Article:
Since January 2007, Skins has been a consistent (in the yearly schedule, if not in quality) mainstay of teen drama. Although it arguably never matched the success of the first generation, as seen in series one and two, it always retained the raw quality that made it so relevant to young people in the first place; even those of us who weren’t wild at all could happily live vicariously through the characters without having to do anything questionable ourselves. On Monday night Skins finished forever (or so we’ve been told) in what was essentially a six episode appendix. But how successful was it?
Considering each of the three generations making up the previous six series had been filled with a wealth of colourful and contrasting characters, series seven feels very strange in the way it focuses on just three of the show’s memorable main characters, and only one at a time. Skins was always one for long, brooding shots, usually set either in loud nightclubs/parties or silent fields/rooms, but now that there are less characters who need screen time (and much less plot…) this escalates dangerously in a sickening manner. That may sound dramatic, but it certainly gets dull and therefore sickeningly annoying to watch.
The first two episodes (Skins Fire) are based around Effy, the character who bridged the gap between generations one and two. She single-handedly provided a lot of drama back then, with mental illness, drug abuse and a deadly love triangle, but now she works at a hedge fund which is pretty boring TV. Seriously, she makes tea and then she learns more about the business, then gets insider advice from someone who has a crush on her, then gets a promotion, then gets together with the boss? It’s not even as exciting as it might sound.
The only good thing about Skins Fire was Naomi and Emily’s long distance relationship in the midst of Naomi’s cancer. That was touching, dramatic and interesting; all the things you expect Skins should be. Naomi’s distress at hurting her love by being terminally ill, and Emily’s anger that Effy didn’t tell her to travel back from New York earlier, is heartbreaking.
On to Cassie’s double bill: Skins Pure. (Side note- what relevance do these subtitles even have?!) I have already seen some feminist observations of these two episodes pointing out the fact that Cassie spends most of the episodes being focused on for her looks before having to take up a maternal role towards her young brother as her dad is incapable of looking after him. Think of this what you will; it is a valid point, but I still think the biggest problem with Skins Pure is that it is just boring.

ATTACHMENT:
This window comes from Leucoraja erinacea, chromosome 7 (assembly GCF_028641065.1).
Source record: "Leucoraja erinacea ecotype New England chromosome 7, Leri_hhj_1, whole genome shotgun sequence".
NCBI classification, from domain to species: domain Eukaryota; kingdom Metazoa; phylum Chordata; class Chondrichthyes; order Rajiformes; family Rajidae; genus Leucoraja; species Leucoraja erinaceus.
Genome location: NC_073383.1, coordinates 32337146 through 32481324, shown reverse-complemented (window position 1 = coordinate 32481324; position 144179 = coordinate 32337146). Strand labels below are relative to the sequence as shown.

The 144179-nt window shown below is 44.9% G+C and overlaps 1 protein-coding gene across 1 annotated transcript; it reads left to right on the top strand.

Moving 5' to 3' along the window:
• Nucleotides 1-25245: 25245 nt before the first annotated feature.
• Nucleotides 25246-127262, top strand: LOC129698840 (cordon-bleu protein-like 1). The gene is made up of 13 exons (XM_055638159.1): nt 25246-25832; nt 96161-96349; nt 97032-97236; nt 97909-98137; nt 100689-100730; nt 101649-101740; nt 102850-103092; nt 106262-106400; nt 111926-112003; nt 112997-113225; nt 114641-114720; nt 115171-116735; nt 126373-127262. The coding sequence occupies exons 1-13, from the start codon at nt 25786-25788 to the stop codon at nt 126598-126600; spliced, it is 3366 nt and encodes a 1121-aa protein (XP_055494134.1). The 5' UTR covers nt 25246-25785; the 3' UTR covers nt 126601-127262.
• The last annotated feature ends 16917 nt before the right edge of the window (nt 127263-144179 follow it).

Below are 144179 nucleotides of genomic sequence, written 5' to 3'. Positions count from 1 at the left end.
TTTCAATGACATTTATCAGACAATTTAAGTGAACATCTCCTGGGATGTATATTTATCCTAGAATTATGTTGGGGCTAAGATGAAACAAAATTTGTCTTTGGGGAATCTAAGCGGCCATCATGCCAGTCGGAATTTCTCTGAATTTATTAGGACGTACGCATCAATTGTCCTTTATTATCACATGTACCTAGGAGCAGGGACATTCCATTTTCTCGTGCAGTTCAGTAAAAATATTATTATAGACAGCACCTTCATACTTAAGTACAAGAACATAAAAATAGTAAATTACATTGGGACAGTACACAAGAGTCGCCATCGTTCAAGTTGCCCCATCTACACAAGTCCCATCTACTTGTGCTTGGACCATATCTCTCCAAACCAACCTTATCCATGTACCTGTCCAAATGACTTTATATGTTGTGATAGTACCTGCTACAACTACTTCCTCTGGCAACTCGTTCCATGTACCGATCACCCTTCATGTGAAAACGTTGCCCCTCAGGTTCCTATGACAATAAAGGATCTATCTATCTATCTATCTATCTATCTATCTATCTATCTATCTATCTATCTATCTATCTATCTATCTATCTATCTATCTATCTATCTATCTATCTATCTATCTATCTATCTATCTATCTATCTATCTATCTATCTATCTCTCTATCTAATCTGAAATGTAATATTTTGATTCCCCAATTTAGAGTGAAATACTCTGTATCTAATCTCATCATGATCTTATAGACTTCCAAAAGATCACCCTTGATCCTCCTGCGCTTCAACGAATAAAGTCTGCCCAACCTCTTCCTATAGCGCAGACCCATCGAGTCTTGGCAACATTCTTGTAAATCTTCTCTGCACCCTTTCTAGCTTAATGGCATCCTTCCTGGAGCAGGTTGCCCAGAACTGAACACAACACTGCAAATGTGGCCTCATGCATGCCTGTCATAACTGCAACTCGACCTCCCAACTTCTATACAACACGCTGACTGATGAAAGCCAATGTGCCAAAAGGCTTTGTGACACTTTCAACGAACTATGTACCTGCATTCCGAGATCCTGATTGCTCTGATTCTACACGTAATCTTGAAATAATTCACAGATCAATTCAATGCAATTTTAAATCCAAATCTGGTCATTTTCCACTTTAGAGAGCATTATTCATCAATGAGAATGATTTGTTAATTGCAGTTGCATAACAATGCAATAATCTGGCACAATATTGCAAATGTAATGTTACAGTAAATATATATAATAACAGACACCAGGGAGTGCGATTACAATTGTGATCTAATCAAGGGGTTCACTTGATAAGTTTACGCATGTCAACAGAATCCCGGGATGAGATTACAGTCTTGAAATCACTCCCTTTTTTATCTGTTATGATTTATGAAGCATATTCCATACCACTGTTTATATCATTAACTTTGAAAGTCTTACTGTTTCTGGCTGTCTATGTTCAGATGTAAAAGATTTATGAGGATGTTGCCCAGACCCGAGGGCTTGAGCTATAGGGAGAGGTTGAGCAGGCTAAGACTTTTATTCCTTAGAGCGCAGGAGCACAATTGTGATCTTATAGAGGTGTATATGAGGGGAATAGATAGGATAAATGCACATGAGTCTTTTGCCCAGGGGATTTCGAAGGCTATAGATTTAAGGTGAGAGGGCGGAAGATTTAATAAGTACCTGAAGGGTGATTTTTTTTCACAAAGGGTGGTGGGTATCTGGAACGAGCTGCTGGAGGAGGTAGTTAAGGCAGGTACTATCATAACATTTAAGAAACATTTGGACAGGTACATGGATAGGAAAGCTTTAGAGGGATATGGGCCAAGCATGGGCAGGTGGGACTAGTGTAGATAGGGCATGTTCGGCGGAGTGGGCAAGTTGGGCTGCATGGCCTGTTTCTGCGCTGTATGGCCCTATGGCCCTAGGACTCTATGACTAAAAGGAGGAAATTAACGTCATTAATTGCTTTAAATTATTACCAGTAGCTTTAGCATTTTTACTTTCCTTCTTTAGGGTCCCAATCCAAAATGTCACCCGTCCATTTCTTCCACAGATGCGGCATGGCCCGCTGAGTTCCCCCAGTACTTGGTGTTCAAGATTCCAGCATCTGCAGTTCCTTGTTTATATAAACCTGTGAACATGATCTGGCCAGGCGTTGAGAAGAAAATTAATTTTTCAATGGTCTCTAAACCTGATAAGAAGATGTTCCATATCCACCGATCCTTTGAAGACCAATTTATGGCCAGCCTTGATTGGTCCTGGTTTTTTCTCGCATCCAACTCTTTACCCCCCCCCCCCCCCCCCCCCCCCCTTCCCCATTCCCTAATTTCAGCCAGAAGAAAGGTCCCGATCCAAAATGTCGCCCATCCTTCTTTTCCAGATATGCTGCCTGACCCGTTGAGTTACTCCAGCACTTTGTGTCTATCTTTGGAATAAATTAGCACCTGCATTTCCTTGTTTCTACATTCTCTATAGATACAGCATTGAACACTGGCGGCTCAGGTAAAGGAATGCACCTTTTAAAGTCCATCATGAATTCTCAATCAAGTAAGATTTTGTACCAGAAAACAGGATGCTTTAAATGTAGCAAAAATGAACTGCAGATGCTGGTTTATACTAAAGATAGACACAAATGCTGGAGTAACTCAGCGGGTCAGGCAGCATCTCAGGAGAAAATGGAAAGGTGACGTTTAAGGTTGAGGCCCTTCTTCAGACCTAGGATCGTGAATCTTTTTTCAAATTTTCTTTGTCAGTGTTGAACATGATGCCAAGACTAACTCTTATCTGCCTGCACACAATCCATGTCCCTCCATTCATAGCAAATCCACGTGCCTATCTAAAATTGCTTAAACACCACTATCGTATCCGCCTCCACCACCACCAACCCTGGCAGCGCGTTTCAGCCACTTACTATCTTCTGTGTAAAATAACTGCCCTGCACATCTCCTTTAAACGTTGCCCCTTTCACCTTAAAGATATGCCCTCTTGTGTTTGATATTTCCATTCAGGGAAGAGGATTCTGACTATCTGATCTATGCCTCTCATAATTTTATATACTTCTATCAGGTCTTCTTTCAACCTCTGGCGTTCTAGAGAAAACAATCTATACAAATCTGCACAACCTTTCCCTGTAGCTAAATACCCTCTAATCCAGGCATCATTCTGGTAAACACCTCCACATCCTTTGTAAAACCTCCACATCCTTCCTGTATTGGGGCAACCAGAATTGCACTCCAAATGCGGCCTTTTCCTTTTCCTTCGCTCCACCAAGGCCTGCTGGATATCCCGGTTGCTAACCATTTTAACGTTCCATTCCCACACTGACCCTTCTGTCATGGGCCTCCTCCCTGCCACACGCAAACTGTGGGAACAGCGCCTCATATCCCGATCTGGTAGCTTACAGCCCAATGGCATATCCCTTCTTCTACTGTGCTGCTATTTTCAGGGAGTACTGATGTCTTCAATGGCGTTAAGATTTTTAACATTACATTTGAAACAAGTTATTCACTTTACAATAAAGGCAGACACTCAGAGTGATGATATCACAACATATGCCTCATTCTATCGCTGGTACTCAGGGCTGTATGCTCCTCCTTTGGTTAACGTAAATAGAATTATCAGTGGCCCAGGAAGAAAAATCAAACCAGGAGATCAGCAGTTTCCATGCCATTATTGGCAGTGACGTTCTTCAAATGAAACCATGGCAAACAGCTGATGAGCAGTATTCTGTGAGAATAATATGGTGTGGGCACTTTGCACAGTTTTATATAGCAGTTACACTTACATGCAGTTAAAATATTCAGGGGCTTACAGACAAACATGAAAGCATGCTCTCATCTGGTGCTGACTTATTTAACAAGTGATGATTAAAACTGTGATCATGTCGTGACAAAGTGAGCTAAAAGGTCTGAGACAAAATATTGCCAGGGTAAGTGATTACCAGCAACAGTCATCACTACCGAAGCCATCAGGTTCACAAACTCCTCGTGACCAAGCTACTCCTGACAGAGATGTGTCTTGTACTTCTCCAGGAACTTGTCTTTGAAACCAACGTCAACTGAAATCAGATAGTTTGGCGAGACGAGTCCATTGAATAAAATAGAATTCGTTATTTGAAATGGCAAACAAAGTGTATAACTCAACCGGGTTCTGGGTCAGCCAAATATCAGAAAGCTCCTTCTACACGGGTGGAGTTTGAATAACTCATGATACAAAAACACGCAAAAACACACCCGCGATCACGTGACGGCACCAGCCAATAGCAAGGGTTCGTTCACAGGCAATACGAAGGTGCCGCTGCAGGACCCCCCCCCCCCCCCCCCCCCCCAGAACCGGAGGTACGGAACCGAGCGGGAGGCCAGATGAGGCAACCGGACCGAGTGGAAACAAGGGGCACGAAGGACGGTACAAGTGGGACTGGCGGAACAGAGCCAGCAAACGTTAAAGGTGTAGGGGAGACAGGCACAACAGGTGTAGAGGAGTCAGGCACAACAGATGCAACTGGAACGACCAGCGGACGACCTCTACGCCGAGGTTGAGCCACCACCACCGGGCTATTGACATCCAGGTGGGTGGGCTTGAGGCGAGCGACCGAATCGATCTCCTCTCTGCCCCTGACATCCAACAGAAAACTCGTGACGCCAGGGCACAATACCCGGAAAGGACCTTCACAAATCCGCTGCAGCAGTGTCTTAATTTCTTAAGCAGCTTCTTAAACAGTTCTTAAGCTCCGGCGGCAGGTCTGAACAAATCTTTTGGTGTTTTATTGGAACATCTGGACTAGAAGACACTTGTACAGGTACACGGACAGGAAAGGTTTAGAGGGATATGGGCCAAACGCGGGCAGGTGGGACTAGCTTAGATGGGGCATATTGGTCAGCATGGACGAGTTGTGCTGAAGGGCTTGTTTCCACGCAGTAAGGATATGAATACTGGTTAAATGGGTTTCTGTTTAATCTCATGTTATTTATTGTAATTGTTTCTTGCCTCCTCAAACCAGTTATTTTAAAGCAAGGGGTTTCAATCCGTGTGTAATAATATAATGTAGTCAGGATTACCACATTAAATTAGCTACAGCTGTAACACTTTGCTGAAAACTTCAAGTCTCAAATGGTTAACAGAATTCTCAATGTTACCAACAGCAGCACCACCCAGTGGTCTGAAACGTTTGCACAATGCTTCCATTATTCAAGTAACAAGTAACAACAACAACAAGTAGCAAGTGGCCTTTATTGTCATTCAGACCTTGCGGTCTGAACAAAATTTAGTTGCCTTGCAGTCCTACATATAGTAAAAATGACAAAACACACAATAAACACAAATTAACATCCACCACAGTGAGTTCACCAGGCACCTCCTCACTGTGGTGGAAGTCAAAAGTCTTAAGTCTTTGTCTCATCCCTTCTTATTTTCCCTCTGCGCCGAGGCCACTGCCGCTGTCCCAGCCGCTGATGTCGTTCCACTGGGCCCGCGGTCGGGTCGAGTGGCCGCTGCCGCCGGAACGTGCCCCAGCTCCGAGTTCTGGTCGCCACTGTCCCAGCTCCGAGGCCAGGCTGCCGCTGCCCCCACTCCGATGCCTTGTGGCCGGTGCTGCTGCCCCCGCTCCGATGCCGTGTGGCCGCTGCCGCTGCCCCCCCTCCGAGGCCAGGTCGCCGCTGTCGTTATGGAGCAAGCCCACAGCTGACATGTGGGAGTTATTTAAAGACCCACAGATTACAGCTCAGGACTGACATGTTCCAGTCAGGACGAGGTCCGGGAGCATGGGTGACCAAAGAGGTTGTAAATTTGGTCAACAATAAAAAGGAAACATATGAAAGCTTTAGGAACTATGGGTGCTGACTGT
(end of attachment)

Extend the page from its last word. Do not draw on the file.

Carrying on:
Cassie spends a lot of time gazing into the distance. She often refuses to engage properly in a conversation. A lot of the plot revolves around taking pictures so the camera often acts as if it is in slower time too, but that trick gets old when you use it constantly. The second episode picked up as emotions rose when Cassie and Jakob visit her dad in the middle of nowhere and also when Jakob and Yaniv literally fought over her, but otherwise it was a non-event for generation one’s most eccentric character.
Skins Rise is based around generation two’s Cook as a drug dealer in Manchester- here’s the gritty stuff we remember Skins for! Of course, it’s the way the characters deal with these issues that always made the series interesting, and although Skins Rise has some pacing and characterisation issues (of Emma, mostly) it is still by far the most successful part of the series.
The first episode is a look at the Manchester drug and party scene, and how dangerous it can actually be to get mixed up with the wrong people; Cook finally figures this out at the end. The second is more of a low budget thriller, as the characters first hide out in a country house and then run around in the woods as gunshots go off. It was surprisingly tense, whilst simultaneously rounding Cook’s character off nicely (well, they had to get one of them right!) as the climax mirrors that of series four.
Skins was never the best TV show in the world, but it provided teenagers with a glimpse into the darker world that they should probably stay away from, all channelled through compelling and relatable characters. Although the first two thirds of series seven were more miss than hit (and even generation three was often slated), it feels appropriate that the whole thing finished with Cook renouncing his young, reckless self by making a mature, selfless decision in a critical moment. Despite Skins’ insistence on killing characters off meaning that Naomi never had the chance to learn from the past as the others did, this finale shows how anyone can grow up and become a better person, which is surely what such an addendum should do.